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Dissertation zugänglich unter
URN: urn:nbn:de:hbz:385-7326
URL: http://ubt.opus.hbz-nrw.de/volltexte/2012/732/


PRE-, PERI-, AND POSTNATAL RISK FACTORS IN BORDERLINE PERSONALITY DISORDER

PRÄ-, PERI- UND POSTNATALE RISIKOFAKTOREN BEI DER BORDERLINE-PERSÖNLICHKEITSSTÖRUNG

Schwarze, Cornelia E.

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SWD-Schlagwörter: Borderline-Persönlichkeitsstörung , Ätiologie , Psychische Störung , Stillen , Persönlichkeitsstörung , Sekundärkrankheit , Schwangersch
Freie Schlagwörter (Deutsch): pränatale Programmierung , pränatale Risikofaktoren , pränataler Stress , pränatale Tabakexposition , somatische Komorbiditäten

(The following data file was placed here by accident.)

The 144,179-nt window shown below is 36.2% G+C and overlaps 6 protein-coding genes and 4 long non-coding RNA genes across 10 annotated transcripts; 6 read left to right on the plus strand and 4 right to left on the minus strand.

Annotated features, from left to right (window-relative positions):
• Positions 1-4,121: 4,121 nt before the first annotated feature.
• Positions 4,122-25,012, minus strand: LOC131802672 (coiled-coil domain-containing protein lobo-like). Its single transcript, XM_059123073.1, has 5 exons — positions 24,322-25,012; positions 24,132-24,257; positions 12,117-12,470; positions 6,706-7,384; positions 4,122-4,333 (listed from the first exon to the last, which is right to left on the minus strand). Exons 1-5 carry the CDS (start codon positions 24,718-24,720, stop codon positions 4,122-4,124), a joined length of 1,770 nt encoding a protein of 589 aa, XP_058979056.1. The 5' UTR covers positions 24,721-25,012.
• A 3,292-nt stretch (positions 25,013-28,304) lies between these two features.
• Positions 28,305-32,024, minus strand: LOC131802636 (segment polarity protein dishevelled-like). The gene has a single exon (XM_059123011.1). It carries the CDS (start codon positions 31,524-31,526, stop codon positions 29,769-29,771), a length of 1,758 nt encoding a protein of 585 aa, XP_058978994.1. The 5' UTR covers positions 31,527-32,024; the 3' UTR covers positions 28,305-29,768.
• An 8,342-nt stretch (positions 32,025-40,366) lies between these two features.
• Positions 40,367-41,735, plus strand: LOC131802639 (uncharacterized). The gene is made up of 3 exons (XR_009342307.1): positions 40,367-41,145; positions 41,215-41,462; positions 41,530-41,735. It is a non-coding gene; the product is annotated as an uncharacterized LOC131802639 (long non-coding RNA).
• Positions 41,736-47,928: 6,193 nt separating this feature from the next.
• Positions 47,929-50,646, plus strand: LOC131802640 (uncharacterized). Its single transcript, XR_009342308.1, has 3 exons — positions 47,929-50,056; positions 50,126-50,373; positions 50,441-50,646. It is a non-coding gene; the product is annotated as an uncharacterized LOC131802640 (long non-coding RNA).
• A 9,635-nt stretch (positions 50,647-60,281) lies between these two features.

Freie Schlagwörter (Englisch): Borderline Personality Disorder , prenatal adversity , prenatal programming , prenatal stress , prenatal tobacco exposure
Institut: Psychologie
Fakultät: Fachbereich 1
DDC-Sachgruppe: Psychologie
Dokumentart: Dissertation
Hauptberichter: Schwarze, Cornelia E. (Dipl.-Psych.)
Sprache: Englisch
Tag der mündlichen Prüfung: 19.12.2011
Erstellungsjahr: 2011
Publikationsdatum: 07.03.2012